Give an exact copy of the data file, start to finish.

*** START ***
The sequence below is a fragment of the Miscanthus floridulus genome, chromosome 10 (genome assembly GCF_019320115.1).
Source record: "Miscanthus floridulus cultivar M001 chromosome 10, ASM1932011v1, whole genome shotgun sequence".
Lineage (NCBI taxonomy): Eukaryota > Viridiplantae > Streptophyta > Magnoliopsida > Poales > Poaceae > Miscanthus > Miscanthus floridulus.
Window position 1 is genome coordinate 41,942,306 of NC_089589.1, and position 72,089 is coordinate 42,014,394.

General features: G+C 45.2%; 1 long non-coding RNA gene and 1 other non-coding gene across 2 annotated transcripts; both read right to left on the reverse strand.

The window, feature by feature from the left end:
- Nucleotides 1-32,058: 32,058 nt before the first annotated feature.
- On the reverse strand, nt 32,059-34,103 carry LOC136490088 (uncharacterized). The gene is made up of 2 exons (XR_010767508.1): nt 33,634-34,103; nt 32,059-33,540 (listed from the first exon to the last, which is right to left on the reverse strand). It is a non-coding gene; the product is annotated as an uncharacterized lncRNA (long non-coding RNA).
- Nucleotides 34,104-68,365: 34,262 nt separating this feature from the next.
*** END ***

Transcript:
The sequence below is a fragment of the Miscanthus floridulus genome, chromosome 10 (genome assembly GCF_019320115.1).
Source record: "Miscanthus floridulus cultivar M001 chromosome 10, ASM1932011v1, whole genome shotgun sequence".
Lineage (NCBI taxonomy): Eukaryota > Viridiplantae > Streptophyta > Magnoliopsida > Poales > Poaceae > Miscanthus > Miscanthus floridulus.
Window position 1 is genome coordinate 41,942,306 of NC_089589.1, and position 72,089 is coordinate 42,014,394.

General features: G+C 45.2%; 1 long non-coding RNA gene and 1 other non-coding gene across 2 annotated transcripts; both read right to left on the reverse strand.

The window, feature by feature from the left end:
- Nucleotides 1-32,058: 32,058 nt before the first annotated feature.
- On the reverse strand, nt 32,059-34,103 carry LOC136490088 (uncharacterized). The gene is made up of 2 exons (XR_010767508.1): nt 33,634-34,103; nt 32,059-33,540 (listed from the first exon to the last, which is right to left on the reverse strand). It is a non-coding gene; the product is annotated as an uncharacterized lncRNA (long non-coding RNA).
- Nucleotides 34,104-68,365: 34,262 nt separating this feature from the next.